Queens Borough Public Library officials plan to reduce the systems Sunday hours starting Nov. 25 in response to a partial freeze in the librarys budget after the events of Sept. 11.
At the same time, the Forest Hills Branch will close for renovations Sunday, Nov. 25, and remain closed for two weeks until Sunday, Dec. 9.
Only the Central Library in Jamaica, Flushing Library and Jackson Heights branch will continue service on Sunday from noon to 5 p.m.
Eleven other branches which were scheduled to be open on Sundays from mid-September until mid-May will be closed, including Bay Terrace, Broadway, East Elmhurst, Far Rockaway, Forest Hills, Howard Beach, Kew Gardens Hills, Queens Village, Richmond Hill, St. Albans and Sunnyside.
All Monday-to-Saturday schedules will remain the same, but further changes were expected.
The Forest Hills work is to include renovations to improve accessibility for the handicapped, to remodel the restrooms and to install a new elevator, new circulation desk and new equipment.
The renovations, made possible in part by $625,000 secured by City Councilwoman Karen Koslowitz (D-Forest Hills), were expected to be completed by spring.
The Queens public library system is the largest in the world and serves more than 2 million people in the most ethnically diverse county in the United States. It offers more than 16,000 free programs at its 62 branches.
Library Director Gary Strong said the cutback in Sunday service was one of the changes the library was considering to fulfill its duty as a partner in the recovery.
The current 15 percent freeze in the librarys budget translates to an immediate loss of $10.5 million, Strong said. A reduction of this magnitude requires serious and severe changes.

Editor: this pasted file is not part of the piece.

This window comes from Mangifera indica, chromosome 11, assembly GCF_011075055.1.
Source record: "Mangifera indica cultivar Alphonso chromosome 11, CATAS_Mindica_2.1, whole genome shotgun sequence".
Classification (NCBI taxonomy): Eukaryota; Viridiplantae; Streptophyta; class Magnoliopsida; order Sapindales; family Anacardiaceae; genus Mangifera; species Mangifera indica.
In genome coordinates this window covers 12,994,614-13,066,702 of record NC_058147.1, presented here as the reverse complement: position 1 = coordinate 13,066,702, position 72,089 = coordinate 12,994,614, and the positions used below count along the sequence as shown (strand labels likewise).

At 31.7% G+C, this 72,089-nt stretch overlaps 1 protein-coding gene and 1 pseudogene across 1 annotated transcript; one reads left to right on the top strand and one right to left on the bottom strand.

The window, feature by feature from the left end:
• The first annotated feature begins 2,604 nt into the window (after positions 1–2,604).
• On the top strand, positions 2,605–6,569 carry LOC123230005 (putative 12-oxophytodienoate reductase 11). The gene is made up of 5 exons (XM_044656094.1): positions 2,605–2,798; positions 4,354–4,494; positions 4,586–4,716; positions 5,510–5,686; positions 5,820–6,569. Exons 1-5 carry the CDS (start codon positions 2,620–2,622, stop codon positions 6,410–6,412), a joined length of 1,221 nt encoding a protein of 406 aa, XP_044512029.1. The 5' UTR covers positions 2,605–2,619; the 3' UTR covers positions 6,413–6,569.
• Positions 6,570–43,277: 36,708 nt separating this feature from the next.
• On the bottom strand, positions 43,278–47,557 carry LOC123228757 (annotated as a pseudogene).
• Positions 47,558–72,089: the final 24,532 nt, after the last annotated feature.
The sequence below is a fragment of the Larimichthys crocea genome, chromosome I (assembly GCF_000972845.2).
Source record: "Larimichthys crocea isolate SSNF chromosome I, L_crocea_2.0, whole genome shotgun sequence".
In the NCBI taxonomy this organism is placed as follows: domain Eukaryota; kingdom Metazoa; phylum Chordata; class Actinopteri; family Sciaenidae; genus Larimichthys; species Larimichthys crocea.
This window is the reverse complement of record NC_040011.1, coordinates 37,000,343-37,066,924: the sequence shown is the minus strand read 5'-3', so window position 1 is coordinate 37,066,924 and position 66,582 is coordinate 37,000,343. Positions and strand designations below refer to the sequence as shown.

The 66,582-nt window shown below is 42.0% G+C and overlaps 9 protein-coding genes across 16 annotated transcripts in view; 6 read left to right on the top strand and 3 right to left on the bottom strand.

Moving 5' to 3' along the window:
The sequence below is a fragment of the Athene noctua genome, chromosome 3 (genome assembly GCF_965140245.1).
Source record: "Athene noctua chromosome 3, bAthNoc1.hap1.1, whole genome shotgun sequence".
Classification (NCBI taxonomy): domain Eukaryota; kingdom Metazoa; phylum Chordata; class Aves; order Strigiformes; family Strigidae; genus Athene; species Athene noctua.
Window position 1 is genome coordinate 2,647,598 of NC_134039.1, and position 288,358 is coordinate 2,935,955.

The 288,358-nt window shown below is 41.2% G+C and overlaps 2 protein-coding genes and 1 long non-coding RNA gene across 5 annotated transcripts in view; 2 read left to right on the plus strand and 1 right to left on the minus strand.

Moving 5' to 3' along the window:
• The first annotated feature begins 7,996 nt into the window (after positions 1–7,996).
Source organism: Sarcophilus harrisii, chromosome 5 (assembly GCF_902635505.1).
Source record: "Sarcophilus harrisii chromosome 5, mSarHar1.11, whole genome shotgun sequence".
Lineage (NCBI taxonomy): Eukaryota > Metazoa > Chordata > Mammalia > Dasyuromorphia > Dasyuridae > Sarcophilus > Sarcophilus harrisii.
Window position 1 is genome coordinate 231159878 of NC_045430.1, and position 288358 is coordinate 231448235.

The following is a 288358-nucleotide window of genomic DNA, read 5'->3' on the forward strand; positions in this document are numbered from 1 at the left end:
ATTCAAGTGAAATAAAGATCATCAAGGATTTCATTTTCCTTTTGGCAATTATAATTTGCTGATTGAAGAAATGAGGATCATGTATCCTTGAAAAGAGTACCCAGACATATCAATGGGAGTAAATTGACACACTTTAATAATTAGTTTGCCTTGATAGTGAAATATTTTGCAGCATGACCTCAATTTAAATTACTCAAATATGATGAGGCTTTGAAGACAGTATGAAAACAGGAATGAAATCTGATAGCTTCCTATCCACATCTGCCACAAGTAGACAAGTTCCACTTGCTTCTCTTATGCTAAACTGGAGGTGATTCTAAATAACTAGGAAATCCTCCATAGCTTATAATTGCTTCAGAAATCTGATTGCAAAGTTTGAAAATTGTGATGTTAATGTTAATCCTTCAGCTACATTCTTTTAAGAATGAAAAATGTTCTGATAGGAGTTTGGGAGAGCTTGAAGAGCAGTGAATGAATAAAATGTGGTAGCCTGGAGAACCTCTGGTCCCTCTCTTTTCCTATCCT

City Councilman-elect Leroy Comrie (D-St. Albans) said he believed the change would be an inconvenience for his district, especially because parking near the Central Library in downtown Jamaica the only southeast Queens branch that will remain open on Sundays is difficult to find.
I understand the library has to bite the bullet and come up with some means to be fiscally responsible, but I would prefer if they didnt cut Sunday service, Comrie said.
He said he was disappointed in Gov. George Pataki and President George Bush for not giving enough state and federal aid to help the city in its recovery from Sept. 11.
With a $50 billion deficit, the city must continue to spend money on work at the World Trade Center site, Comrie said, and without money coming back in, the city government is forced to ask agencies like the libraries to cut back.
Strong said he was proud of the way in which the library responded during the [Sept. 11] crisis.
The day after the attack all our buildings were open and full of people e-mailing friends and family across the world, getting news and information, researching and finding a sense of community and the familiar in a suddenly uncertain world, Strong said.
Reach reporter Betsy Scheinbart by e-mail at Timesledger@aol.com or call 229-0300 Ext. 138.
©2001 Community News Group
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